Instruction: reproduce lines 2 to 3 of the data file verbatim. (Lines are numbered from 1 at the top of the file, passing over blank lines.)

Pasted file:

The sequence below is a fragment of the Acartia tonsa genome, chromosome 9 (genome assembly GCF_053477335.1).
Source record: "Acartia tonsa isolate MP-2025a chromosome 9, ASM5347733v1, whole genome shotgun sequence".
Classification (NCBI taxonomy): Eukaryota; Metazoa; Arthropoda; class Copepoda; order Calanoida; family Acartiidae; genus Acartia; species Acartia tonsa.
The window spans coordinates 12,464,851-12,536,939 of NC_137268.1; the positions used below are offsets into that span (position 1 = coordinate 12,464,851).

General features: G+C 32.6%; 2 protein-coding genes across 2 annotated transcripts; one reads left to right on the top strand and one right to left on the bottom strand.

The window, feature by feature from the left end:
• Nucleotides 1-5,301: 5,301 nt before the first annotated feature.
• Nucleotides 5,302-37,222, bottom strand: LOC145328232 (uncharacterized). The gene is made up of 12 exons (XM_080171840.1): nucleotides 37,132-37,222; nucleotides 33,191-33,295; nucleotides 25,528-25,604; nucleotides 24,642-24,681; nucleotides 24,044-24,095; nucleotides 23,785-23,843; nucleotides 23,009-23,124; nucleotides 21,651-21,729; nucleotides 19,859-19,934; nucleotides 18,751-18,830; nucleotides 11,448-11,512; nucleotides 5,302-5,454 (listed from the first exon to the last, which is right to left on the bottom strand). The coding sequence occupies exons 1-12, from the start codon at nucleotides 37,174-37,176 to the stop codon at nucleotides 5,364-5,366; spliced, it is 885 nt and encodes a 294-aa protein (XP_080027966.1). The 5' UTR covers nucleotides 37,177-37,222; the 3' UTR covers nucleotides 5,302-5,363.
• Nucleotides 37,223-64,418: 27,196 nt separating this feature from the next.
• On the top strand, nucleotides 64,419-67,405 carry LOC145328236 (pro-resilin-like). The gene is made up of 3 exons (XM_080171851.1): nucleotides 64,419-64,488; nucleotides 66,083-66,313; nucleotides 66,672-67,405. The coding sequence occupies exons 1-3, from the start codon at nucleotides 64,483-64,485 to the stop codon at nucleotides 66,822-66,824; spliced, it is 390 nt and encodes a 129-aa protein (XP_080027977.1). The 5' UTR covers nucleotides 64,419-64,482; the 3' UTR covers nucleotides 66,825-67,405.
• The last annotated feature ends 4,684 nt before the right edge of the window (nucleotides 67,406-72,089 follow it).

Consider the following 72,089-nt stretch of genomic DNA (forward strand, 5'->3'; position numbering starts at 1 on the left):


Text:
Source record: "Acartia tonsa isolate MP-2025a chromosome 9, ASM5347733v1, whole genome shotgun sequence".
Classification (NCBI taxonomy): Eukaryota; Metazoa; Arthropoda; class Copepoda; order Calanoida; family Acartiidae; genus Acartia; species Acartia tonsa.